“Why do the wicked prosper?” This question has plagued Christians nearly since the beginning of time. So many of us toil away for nickels and dimes, suffering car problems and unexpected bills and depression and anxiety and chronic pain and on and on and on. Meanwhile, it seems, those who openly mock our core beliefs, and even God Himself, seem to float through life unscathed.
Among theologians, there are many varying opinions about why this is, so I went straight to the source: the Bible. King David struggled with the same types of questions, and his reply below is worth reading. It’s simultaneously one of the coolest and–if you’re not a Christian–one of the most frightening set of verses I’ve read in a long time.
“You see, there was a time when I envied arrogant men and thought, ‘The wicked look pretty happy to me.’ For they seem to live carefree lives, free of suffering; their bodies are strong and healthy. They don’t know trouble as we do; they are not plagued with problems as the rest of us are. They’ve got pearls of pride strung around their necks; they clothe their bodies with violence. They have so much more than enough. Their eyes bulge because they are so fat with possessions. They have more than their hearts could have ever imagined. There is nothing sacred, and no one is safe. Vicious sarcasm drips from their lips; they bully and threaten to crush their enemies. They even mock God as if He were not above; their arrogant tongues boast throughout the earth; they feel invincible.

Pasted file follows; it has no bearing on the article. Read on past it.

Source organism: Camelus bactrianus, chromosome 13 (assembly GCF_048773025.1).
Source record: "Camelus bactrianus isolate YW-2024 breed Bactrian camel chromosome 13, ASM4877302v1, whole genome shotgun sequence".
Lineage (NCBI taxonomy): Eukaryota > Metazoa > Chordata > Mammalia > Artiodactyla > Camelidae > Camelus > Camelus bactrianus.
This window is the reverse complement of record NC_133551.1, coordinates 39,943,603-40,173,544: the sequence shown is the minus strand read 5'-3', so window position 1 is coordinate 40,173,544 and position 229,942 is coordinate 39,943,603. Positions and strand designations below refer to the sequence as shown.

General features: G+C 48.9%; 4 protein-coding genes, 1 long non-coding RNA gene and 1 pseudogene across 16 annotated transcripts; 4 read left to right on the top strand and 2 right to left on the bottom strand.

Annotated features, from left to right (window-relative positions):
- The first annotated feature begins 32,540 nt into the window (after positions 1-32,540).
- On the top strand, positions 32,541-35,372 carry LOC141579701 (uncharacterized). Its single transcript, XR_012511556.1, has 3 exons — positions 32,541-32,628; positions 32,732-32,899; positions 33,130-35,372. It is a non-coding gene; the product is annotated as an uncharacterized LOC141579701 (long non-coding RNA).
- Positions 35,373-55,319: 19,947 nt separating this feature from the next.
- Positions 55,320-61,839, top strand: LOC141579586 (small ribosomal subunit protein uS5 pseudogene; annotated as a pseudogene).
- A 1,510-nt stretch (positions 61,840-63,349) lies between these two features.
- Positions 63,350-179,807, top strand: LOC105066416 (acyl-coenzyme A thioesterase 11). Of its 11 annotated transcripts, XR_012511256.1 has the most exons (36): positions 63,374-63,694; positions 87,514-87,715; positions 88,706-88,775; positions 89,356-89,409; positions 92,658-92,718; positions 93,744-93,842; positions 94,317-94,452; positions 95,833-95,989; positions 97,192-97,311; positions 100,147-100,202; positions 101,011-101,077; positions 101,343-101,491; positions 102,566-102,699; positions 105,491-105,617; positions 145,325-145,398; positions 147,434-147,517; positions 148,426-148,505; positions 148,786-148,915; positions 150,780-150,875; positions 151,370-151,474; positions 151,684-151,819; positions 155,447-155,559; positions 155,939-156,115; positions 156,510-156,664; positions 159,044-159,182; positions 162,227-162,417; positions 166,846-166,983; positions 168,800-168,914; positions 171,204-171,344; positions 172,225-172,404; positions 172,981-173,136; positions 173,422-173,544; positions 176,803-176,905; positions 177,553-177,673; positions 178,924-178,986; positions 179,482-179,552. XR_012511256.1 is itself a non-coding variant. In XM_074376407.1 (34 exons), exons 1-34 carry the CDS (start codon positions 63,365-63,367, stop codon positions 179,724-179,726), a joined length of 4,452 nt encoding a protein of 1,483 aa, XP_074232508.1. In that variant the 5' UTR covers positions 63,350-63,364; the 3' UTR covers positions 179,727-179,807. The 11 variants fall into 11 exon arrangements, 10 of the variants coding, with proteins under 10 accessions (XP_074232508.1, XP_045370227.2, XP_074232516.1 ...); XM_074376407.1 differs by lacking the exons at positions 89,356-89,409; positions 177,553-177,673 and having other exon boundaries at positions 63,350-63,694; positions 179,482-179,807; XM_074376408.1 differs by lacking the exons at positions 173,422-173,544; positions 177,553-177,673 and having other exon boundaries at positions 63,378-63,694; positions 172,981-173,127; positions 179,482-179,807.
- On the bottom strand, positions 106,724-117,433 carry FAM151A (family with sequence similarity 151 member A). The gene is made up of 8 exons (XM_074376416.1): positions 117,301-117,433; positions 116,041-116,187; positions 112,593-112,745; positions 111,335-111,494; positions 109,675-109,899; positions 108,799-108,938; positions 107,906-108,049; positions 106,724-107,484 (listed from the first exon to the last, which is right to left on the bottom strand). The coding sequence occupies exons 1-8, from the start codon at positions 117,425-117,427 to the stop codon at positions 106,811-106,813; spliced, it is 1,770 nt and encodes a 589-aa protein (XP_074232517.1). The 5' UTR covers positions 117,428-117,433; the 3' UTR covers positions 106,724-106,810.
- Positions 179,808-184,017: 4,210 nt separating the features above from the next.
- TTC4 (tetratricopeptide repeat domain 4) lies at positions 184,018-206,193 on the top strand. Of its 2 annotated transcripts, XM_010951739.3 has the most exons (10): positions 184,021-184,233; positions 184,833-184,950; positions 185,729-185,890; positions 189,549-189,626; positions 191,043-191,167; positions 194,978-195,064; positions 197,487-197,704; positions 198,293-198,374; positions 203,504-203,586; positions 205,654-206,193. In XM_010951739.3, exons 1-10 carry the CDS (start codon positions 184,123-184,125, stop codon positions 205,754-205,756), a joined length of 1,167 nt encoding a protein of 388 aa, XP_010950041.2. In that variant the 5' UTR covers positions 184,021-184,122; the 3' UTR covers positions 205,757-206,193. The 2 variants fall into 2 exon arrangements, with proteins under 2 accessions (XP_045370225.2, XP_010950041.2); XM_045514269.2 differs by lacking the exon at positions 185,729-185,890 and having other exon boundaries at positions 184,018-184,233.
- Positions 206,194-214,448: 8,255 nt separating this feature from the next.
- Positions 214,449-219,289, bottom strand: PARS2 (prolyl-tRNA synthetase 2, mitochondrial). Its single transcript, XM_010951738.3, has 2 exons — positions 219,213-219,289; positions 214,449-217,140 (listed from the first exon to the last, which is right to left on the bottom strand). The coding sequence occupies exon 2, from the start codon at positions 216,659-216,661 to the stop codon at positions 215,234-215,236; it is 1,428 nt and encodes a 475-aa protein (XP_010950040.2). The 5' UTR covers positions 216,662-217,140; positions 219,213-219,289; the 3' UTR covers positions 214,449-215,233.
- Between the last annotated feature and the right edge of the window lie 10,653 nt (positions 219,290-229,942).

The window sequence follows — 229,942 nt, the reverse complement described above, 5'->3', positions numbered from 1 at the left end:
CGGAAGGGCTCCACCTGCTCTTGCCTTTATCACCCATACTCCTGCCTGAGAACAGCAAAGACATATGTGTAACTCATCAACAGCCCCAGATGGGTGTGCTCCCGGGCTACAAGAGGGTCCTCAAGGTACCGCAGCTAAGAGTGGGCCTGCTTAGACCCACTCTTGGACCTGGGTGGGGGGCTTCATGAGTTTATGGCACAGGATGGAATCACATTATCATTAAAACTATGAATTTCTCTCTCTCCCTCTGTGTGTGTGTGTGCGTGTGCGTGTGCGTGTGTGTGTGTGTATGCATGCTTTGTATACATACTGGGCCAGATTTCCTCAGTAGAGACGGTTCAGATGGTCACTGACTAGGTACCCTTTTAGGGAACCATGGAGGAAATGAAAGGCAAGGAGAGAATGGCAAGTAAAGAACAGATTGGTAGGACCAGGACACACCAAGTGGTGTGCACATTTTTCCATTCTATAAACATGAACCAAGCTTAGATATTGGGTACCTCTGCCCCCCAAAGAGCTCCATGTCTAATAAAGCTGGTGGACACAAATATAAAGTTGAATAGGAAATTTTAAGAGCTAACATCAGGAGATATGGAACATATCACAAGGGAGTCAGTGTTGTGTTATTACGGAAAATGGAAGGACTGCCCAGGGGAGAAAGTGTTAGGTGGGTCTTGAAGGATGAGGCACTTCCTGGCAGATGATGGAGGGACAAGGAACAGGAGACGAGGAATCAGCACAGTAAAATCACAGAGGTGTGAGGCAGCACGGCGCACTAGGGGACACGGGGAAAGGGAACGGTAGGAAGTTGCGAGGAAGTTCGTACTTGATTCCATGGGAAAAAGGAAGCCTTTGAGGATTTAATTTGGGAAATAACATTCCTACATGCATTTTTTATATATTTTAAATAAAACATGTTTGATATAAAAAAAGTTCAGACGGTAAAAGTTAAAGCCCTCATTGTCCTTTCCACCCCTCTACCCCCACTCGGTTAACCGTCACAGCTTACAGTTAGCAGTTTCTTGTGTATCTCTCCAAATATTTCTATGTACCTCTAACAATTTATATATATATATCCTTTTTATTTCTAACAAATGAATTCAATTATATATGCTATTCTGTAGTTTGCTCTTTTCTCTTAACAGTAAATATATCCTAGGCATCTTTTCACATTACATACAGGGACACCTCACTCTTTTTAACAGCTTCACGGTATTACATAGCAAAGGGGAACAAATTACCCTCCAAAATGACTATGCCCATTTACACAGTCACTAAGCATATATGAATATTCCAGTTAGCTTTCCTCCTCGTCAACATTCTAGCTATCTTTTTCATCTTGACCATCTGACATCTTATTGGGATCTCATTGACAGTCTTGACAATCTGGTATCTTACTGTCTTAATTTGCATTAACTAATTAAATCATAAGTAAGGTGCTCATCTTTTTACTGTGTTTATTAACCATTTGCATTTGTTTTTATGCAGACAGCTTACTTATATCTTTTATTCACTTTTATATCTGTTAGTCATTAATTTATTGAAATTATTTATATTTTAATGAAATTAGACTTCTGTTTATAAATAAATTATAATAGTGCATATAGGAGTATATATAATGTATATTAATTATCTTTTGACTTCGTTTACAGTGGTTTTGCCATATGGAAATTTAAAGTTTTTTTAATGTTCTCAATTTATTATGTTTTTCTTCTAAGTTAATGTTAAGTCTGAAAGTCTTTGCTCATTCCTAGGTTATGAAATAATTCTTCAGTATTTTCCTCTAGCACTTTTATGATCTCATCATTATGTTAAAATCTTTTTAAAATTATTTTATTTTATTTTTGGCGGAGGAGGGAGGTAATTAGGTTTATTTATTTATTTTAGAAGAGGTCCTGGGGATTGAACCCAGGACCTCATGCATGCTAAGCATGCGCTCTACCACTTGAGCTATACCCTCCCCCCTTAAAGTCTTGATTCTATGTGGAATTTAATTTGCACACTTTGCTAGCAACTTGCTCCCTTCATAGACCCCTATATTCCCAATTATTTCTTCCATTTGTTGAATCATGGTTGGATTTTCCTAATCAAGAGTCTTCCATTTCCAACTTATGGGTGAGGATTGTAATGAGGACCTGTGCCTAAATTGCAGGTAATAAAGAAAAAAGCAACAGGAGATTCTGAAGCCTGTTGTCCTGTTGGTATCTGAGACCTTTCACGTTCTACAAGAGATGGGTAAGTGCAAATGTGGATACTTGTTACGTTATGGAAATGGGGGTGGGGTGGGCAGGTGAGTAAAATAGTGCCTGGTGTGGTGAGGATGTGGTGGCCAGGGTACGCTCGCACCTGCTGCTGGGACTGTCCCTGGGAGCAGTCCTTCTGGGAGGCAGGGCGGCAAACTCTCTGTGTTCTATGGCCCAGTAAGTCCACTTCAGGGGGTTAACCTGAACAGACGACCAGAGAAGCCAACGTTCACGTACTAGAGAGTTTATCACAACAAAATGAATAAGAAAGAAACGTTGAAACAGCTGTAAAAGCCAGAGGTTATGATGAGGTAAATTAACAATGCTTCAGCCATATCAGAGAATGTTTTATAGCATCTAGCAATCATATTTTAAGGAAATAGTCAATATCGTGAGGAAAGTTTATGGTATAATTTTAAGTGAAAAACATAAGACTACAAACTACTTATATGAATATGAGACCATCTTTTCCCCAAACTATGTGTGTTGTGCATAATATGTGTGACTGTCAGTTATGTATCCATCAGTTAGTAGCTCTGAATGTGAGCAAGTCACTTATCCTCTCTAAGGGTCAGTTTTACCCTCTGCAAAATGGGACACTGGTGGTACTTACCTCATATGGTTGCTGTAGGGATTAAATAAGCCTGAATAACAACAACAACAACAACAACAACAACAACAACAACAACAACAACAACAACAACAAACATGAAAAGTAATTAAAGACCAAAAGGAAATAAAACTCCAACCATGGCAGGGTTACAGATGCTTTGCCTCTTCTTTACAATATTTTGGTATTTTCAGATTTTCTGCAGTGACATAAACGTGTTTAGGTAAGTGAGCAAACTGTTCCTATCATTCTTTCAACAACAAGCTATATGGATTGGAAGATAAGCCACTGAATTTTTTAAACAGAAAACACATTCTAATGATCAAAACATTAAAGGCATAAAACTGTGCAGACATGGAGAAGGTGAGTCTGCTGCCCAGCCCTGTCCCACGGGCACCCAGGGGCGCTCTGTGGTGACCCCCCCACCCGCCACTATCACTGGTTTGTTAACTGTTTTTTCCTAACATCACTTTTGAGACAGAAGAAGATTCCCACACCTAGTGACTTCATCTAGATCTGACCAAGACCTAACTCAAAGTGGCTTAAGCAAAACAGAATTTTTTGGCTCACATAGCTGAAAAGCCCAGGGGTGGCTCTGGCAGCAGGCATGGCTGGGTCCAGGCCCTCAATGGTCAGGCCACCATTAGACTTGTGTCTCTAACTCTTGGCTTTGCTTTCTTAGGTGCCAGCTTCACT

“Even God’s people turn and are carried away by them; they watch and listen, yet find no fault in them. You will hear them say, ‘How can the True God possibly know anyway? He’s not even here. So how can the Most High have any knowledge of what happens here?’ Let me tell you what I know about the wicked: they are comfortably at rest while their wealth is growing and growing. Oh, let this not be me! It seems I have scrubbed my heart to keep it clean and washed my hands in innocence.
“And for what? Nothing. For all day long, I am being punished, each day awakening to stern chastisement.
“If I had said to others these kinds of things about the plight of God’s good people, then I know I would have betrayed the next generation. Trying to solve this mystery on my own exhausted me; I couldn’t bear to look at it any further. So I took my questions to the True God, and in His sanctuary I realized something so chilling and final: their lives have a deadly end. Because You have certainly set the wicked upon a slippery slope, You’ve set them up to slide to their destruction. And they won’t see it coming. It will happen so fast: first, a flash of terror, and then desolation. It is like a dream from which someone awakes. You will wake up, Lord, and loathe what has become of them (Psalm 73:3-20 VOICE).”
So I’ll take my little country house and my bills and occasional car problems and daily health issues. God promised He would never leave me or forsake me, and all I need to do is take a quick glance around at my life to see how blessed I am.
Happiness isn’t weighed by dollars and cents, but by laughter, family, friends and faith.
No, I don’t have the Hollywood mansion or any of its fixin’s, but wealth is not always measured in “stuff.”
So, let’s take a minute to thank the Lord for our many, many blessings, and realize that someday the tables will be turned. One day, the much-sought-after will be seeking nothing more than what we already have.